With all the trials and tribulations with Vito, work, trying to get the new business going and life in general, I’ve let many a tale, status and update of the goings on here at The Ranch fall to the wayside.
One of the significant occurrences I never reported is that Gracie has gone blind.
We really weren’t surprised to hear the news. Gracie never did have the greatest vision to begin with. What did bother us quite a bit was that we didn’t even notice she lost what she had. Gracie was getting her shots when the vet, who didn’t know her, asked if she had been blind her whole life. She was completely and totally unresponsive visually during the exam and when he specifically looked at her eyes, he still couldn’t get a response.
Gracie has always had cataracts, but it wasn’t so bad that she couldn’t get around. Sometimes they advance to a point and stop. Sometimes they blind. Rather than doing surgery early on, we decided to take the wait and see approach.
Before you judge, consider this: The consultation with the eye specialist is $125. At that visit you are told to return for testing, which can run between $850 and $950. From that testing it is then determined whether or not the $5500 cataract surgery is even a possibility.
When we were first told of Gracie’s cataracts years ago and we did that initial consultation with the specialist, I asked point-blank: Would waiting have any effect on the up or down vote that would result from the testing. The answer was no. If waiting would have no bearing on whether Gracie was a surgical candidate down the road, and since we didn’t happen to have nearly $7000 at our disposal at the time, we opted against surgery and hoped for the best.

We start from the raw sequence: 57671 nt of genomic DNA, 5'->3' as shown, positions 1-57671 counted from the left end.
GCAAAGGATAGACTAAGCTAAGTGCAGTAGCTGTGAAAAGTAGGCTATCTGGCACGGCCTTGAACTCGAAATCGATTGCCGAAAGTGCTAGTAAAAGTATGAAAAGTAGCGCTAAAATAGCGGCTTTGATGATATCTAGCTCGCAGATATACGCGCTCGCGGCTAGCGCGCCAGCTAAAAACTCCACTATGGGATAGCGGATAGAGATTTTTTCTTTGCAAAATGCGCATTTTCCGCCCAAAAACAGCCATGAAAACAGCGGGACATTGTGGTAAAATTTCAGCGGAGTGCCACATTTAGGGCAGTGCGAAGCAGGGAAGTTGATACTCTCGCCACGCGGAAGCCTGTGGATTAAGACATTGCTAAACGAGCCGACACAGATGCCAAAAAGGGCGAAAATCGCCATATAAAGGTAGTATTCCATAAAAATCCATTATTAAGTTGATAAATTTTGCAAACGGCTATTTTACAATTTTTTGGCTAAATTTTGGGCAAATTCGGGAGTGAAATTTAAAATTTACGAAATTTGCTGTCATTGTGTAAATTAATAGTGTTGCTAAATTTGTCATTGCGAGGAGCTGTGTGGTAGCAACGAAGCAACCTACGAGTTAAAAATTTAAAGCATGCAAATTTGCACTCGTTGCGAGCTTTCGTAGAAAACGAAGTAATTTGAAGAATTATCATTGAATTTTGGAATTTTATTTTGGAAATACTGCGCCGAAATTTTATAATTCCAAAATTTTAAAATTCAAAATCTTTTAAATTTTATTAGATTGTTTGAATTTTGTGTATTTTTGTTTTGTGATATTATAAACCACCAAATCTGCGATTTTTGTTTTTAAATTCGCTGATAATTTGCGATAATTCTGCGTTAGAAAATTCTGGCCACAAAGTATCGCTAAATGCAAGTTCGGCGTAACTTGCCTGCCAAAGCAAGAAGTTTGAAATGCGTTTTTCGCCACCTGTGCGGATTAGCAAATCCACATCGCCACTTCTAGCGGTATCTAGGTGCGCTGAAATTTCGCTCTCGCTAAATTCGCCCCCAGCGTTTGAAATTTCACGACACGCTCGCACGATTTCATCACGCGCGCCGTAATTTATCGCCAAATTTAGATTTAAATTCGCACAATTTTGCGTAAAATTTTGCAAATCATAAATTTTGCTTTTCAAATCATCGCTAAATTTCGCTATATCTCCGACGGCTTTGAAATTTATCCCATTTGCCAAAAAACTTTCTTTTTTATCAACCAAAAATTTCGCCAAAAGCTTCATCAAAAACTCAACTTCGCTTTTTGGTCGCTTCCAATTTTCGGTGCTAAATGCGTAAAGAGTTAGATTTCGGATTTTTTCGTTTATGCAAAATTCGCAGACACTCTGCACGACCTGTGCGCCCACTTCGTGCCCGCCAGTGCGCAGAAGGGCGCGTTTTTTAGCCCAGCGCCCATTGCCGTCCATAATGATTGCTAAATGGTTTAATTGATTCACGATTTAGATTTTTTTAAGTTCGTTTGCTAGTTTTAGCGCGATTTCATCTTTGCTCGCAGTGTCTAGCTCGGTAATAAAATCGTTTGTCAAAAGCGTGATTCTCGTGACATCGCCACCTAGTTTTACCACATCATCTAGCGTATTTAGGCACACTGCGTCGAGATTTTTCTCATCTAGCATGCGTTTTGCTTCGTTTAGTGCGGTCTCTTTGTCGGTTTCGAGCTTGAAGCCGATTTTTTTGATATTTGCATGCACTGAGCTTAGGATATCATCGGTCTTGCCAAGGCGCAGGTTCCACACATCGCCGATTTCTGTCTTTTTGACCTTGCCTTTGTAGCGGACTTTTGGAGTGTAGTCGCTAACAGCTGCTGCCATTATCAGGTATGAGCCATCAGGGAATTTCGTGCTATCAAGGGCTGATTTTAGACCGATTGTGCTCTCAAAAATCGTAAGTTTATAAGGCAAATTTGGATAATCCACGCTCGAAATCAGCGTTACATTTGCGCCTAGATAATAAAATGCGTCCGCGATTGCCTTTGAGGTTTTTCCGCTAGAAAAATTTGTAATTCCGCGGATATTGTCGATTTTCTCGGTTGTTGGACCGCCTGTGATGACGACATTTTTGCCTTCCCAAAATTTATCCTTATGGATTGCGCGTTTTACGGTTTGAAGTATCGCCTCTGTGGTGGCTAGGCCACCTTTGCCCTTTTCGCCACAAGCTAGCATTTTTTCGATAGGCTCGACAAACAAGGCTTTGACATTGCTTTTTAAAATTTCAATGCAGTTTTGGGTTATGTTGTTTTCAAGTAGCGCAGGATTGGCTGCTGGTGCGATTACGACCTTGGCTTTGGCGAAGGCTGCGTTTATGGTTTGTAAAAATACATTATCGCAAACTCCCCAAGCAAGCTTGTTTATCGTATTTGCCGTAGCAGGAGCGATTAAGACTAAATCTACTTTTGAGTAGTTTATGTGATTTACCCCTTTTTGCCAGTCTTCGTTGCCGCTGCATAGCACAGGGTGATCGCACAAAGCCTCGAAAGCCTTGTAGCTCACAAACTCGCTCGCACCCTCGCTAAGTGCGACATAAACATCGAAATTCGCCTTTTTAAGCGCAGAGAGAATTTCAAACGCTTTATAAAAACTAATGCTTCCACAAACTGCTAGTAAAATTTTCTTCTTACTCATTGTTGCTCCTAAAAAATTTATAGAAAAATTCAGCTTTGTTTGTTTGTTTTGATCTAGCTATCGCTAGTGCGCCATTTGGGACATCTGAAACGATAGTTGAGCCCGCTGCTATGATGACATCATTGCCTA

As luck would have it, we still don’t have nearly $7000 in the piggy bank for the surgery so there’s really nothing we can do. That said, she WILL require additional vet visits during the year in addition to her annual checkups to make sure she doesn’t progress to glaucoma, an apparent possibility. If it gets to that point, we will take all necessary measures, even if it means I have to sell Crabby on street corners to get the money to treat the glaucoma. There is no pain with cataracts, there is with glaucoma.
All that doom and gloom aside, there is a little snippet I wrote earlier that I’m not sure you paid attention to. I said that we didn’t even notice Gracie had gone completely blind. We’re not sure Gracie even noticed! Other than minor bumps or stumbles, she hasn’t missed a beat: Squeak a toy – she’s on it. Take her for a walk – her nose is to the ground looking for hoo doos and, assuming the pull of the smells aren’t too strong, she comes right to us when she’s called. She has no problems finding Crabby or me around The Ranch, or finding Hector when she needs her face washed. Her dinner dances remain at their historic levels and Lord knows she has no problems finding her dinner room or her bowl (or anyone else’s bowl for that matter)!
The way we see it, if Gracie doesn’t know she’s blind, we’re certainly not going to tell her!
We will have to make certain changes when Sunday Family Desert Walk season starts again. Gracie, like the rest of the Nimwits, loves these outings and to deny her her most favorite of activities would be cruel. So that she is not left out, she is either the only dog walking with either Crabby or me solo or if she goes with a group, Crabby and I both have to be present. Morning or evening walks, regardless of number of people or dogs, are out of the question due to coyote threats. And of course, when the rains give us smelly water holes to swim in, we will keep a closer eye on her lest she get disoriented and swim too far out to the center. Separate from that, I am looking into GPS locator collars, just in case.
Other than changes to her desert walks, Gracie’s life is no different now from the way it was before. Well, that’s a fib. Since hearing the news, she doesn’t have to wait for the full rotation before getting her couch or people bed time – she gets extras. Even if we aren’t treating her differently doesn’t mean I can’t treat her differently! (Moms understand)
So, bummer about Gracie’s eyes, but no worries about Gracie. She has many, many more adventures to experience and share with you before she’s done. She just won’t be able to describe them in living color.